It is known also that every Hispanic-Moslem town was set within a great ring of vegetable gardens, as consequence of every Spanish-Moslem's desire to possess a piece of earth where he could plant flowers and trees.

An interesting document of the 14th century is extant, which contains a description of the natural surrounds of the town, and even acknowledging some changes and modifications made later, leads us to believe that they could not be much different from what they looked like centuries before.

This document speaks of barleyfields, saffron-growing, grounds sown with chick-peas, grape-vines, walnut-trees, melon-patches, and orchards. And there was cultivation of apples, figs, cherries, pomegranates, plums, almonds, pears, apricots, cermeña-pears, peaches, quinces, and blackberries.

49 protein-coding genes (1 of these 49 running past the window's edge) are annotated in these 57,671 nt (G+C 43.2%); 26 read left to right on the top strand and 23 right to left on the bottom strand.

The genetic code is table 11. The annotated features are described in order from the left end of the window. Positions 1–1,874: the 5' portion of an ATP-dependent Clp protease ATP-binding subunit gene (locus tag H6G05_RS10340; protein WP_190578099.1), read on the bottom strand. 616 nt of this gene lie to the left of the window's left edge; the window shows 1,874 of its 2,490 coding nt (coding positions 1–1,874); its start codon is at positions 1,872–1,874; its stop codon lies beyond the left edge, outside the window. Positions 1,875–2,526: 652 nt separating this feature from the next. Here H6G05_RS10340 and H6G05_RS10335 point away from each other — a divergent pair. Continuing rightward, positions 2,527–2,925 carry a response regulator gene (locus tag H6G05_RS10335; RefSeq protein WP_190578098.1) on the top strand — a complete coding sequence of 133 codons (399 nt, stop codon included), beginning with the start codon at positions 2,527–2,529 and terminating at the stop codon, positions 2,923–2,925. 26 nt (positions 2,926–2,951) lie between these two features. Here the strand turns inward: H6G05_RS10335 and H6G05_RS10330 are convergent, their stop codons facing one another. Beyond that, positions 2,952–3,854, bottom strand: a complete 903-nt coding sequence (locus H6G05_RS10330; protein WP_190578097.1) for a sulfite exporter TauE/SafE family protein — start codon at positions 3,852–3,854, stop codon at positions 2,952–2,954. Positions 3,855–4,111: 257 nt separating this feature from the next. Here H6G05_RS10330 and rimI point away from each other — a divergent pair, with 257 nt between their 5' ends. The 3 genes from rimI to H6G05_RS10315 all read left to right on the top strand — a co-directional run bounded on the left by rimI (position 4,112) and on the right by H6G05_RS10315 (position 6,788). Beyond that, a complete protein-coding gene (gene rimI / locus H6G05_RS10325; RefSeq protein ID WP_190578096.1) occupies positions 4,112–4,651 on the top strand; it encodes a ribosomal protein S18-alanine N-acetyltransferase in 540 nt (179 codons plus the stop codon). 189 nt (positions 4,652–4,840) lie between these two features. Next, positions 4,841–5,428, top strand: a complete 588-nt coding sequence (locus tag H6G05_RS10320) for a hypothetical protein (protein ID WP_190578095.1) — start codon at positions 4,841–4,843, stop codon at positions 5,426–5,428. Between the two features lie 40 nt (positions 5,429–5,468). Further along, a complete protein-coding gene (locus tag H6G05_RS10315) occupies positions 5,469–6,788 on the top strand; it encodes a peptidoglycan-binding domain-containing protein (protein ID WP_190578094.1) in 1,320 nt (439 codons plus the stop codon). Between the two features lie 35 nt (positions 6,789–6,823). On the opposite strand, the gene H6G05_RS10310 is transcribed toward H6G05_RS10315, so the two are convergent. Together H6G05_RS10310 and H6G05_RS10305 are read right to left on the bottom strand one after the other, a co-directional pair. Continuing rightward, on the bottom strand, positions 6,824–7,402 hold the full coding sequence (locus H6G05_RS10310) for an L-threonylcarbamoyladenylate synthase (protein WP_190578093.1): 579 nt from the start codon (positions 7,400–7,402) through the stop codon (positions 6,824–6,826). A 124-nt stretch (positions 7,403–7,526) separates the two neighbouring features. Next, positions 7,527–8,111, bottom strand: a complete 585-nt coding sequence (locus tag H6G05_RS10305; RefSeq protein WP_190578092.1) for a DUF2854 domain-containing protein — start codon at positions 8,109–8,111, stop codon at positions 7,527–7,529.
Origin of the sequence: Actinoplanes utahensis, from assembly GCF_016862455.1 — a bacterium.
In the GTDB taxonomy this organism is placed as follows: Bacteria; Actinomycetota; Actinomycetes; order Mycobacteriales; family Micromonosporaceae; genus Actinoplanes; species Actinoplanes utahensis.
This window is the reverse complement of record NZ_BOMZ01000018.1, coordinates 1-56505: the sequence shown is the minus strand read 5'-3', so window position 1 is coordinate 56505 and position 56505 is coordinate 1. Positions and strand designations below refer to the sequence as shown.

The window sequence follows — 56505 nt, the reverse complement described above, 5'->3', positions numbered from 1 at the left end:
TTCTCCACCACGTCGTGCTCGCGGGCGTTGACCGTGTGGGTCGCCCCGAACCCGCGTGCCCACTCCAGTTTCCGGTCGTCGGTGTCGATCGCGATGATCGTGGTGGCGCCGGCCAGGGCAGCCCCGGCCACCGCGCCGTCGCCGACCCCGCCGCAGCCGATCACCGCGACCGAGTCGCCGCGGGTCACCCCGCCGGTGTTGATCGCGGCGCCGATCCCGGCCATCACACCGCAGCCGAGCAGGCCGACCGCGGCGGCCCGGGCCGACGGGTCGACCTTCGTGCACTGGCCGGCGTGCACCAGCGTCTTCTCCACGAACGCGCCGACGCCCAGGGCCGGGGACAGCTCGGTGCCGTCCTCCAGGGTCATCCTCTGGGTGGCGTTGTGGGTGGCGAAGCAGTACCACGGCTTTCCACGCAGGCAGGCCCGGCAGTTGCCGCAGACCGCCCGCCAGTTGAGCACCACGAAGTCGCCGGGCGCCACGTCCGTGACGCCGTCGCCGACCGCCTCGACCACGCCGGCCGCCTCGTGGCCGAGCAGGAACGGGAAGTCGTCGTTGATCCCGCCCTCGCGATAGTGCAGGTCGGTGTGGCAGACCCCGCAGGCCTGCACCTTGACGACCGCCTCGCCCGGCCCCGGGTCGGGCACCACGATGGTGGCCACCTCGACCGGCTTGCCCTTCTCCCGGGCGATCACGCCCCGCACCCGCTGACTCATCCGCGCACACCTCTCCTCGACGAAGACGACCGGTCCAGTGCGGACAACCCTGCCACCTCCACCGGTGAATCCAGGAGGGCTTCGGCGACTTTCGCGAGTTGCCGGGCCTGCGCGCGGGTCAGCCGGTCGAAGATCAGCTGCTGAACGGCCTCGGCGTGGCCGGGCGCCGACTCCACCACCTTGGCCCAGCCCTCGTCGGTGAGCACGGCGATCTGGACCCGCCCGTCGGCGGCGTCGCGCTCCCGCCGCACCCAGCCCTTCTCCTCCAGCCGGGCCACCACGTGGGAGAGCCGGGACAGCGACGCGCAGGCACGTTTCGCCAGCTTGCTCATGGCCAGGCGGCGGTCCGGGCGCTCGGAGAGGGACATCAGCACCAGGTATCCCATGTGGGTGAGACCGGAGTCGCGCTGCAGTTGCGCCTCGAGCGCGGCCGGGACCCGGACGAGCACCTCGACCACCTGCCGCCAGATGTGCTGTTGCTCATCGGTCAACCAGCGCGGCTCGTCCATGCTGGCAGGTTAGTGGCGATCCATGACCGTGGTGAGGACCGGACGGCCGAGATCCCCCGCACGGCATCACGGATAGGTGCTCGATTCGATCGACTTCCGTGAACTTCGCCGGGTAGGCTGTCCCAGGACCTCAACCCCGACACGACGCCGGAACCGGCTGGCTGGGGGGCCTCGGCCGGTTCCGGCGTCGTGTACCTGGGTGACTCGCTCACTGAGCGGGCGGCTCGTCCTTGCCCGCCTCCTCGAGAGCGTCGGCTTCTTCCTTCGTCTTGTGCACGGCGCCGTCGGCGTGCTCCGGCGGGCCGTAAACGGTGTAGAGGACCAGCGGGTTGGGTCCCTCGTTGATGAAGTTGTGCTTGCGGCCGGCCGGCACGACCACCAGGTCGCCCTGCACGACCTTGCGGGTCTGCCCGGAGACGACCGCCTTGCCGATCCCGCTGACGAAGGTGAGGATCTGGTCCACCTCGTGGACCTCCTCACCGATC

A little later, in 1500, another document widens the vegetable list with morello (a variety of sour cherry), olive groves, and other fruits. All of which with those well-documented meadows and pastures paints a lush landscape around Medieval Madrid.

Although the most mentioned traditional zone for location of gardens and work-fields is La Vega along the Manzanares, it can be said that almost all the environs of the city must have been used in agricultural, horticultural and stock-raising activities.

Thus, La Sagra gave its name to the extensive fields north of the town, beyond the modern Plaza de Oriente. The word "Atocha" alluded to the fields of esparto-grass, or "atochares" (esparto fields), on the Vallecas road.